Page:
Why books matter for business

Barbara GrayThis week’s episode of the Extraordinary Business Book Club podcast features Barbara Gray, who has self-published her book Ubernomics using the Reedsy platform. There’s lots of fascinating stuff in the interview about publishing options, economics, writing, blogging and more, but one exchange really stood out for me. Barbara has a ‘library’ area on her site, and I wanted to ask her why: 

Me: Let’s talk about your business book library. On your site you actually have a library section, which is great. I thought, “Everybody should do this; this is wonderful!” Why do you think it’s so important for business people to read books?

Barbara: You have to. Things are changing so fast. You need fresh ideas. If you’re not reading books you’re not keeping up to date with things. You can read Twitter, you can read LinkedIn, you can read blogs, but books go deep… I’ve read over 200 business strategy books since 2010. It’s just, you get so many ideas from it. If I hadn’t read those books … you know I did my Commerce degree, I did my CFA, my Chartered Financial Analyst designation. All of the ideas I have come from the books I’ve read. You can have an MBA you can have whatever but if you’re not keeping up to date and reading the latest books you don’t have the current knowledge. 

Me: It’s really interesting that you pick up on the up-to-dateness of them because actually that’s a charge that’s often levelled against books. ‘You don’t need books because you’ve got blogs, you’ve got Medium, you’ve got all this kind-of-reasonable-quality stuff going out on the internet.’ I love that phrase that you use, that ‘books go deep’. There is something about that sustained argument, isn’t there, that’s qualitatively different.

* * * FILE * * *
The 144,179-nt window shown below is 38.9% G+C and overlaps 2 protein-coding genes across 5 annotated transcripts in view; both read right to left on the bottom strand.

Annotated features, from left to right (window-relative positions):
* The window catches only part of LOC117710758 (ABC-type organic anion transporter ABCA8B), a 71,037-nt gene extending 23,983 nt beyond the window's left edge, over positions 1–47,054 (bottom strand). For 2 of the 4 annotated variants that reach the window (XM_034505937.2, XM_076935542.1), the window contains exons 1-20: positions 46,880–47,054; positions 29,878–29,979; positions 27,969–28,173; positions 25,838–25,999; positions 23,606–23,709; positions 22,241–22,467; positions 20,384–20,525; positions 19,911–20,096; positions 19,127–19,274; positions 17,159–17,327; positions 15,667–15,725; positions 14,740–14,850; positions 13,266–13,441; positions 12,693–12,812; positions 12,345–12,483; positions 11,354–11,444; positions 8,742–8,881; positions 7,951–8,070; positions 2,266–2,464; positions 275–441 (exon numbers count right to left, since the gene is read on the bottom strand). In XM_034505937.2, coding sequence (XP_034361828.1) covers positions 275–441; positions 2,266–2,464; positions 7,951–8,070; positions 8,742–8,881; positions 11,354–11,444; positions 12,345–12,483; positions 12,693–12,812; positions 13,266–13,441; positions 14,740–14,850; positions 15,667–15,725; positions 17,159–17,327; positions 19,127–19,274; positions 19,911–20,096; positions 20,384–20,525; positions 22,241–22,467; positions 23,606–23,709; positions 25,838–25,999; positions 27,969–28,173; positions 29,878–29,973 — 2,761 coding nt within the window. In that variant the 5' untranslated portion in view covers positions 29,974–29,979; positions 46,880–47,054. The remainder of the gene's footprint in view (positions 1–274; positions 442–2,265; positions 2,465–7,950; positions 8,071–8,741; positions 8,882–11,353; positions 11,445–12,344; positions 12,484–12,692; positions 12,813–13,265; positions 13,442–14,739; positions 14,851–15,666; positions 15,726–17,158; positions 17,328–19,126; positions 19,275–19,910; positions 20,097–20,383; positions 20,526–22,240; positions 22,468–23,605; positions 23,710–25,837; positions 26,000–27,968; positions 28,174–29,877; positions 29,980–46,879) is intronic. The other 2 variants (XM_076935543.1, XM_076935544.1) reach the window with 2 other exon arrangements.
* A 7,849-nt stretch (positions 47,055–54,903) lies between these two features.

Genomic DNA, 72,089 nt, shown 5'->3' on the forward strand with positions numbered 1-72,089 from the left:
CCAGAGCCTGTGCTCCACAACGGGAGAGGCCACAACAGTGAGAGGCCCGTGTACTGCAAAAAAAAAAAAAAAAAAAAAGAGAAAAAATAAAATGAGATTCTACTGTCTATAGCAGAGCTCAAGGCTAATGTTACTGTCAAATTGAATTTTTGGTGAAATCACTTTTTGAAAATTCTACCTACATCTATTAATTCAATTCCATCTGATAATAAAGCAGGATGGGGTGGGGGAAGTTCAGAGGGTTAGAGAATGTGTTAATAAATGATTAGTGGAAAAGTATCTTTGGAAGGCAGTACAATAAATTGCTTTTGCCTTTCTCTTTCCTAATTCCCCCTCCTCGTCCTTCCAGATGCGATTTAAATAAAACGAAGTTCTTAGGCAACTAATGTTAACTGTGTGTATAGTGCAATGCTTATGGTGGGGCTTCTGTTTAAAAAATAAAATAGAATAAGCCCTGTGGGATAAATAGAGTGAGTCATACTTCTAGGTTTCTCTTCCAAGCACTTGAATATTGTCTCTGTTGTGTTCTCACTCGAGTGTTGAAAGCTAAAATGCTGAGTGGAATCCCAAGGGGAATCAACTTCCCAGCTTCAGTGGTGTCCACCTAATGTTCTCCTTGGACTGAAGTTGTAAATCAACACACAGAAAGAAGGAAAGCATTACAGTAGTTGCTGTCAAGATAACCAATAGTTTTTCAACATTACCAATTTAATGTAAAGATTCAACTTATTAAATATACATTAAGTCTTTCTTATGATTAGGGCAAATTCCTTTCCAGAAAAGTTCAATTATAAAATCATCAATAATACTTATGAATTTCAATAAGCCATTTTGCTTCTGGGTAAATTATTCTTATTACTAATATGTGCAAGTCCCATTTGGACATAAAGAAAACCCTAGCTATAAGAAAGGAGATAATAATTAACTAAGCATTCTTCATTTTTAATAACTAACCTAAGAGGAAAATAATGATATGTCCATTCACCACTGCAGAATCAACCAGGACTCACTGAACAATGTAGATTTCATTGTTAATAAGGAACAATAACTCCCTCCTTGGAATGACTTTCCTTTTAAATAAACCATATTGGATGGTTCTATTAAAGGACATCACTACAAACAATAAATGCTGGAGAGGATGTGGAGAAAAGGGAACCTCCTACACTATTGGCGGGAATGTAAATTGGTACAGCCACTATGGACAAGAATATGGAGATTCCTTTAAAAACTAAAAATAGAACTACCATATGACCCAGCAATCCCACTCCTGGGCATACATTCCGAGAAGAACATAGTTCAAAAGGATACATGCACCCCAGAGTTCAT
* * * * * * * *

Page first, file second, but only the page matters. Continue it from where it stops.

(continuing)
Barbara: I think so… my book represents the body of work that I’ve done since 2010, and maybe even before that, because in order to have the insight to develop the ideas I had I needed to have my whole career as an analyst before me. You can dive into the whole knowledge base of a person, it’s fascinating. I’m sort of a book groupie. You know, people like rock stars and stuff, I like business strategy authors.

Me: Do you think it’s even more important if you’re planning to write a book to have that kind of… garbage in, garbage out, what’s the corollary of that? Good books in, good book out?

Barbara: I think so, because I think authors, at least most of them, seem to build their ideas upon other people’s ideas. I mean if you look at the footnotes/endnotes of most business strategy books they’ve referenced so many people and I’m the same way. I just actually finished doing all my endnotes and I think I’ve got 75 endnotes, most of them being business books.

Me: I thought you were very transparent and very generous in the way that you cited not just books, but even talks, and people who planted seeds that then you took off in a different direction. I really like that. Often I find especially first-time authors nervous about reading too much and being seen to take ideas from other people, as though somehow that devalues them. Actually it’s standing on the shoulders of giants isn’t it? It’s taking something and combining it with something else and adding something of your own and creating something new and fresh.

Barbara: Yes, exactly. What’s interesting if you think about it from the perspective of an analyst is that’s called Mosaic Theory: taking unrelated pieces of information, putting them together, and coming up with a thesis that will give you insight into whether to buy or sell stock…. You want to put knowledge out in the world, to share with others and to build upon, as you said, the shoulders of giants, those that came behind you.

What are YOU reading today that will help you think deep and serve as a foundation on which to build your own writing?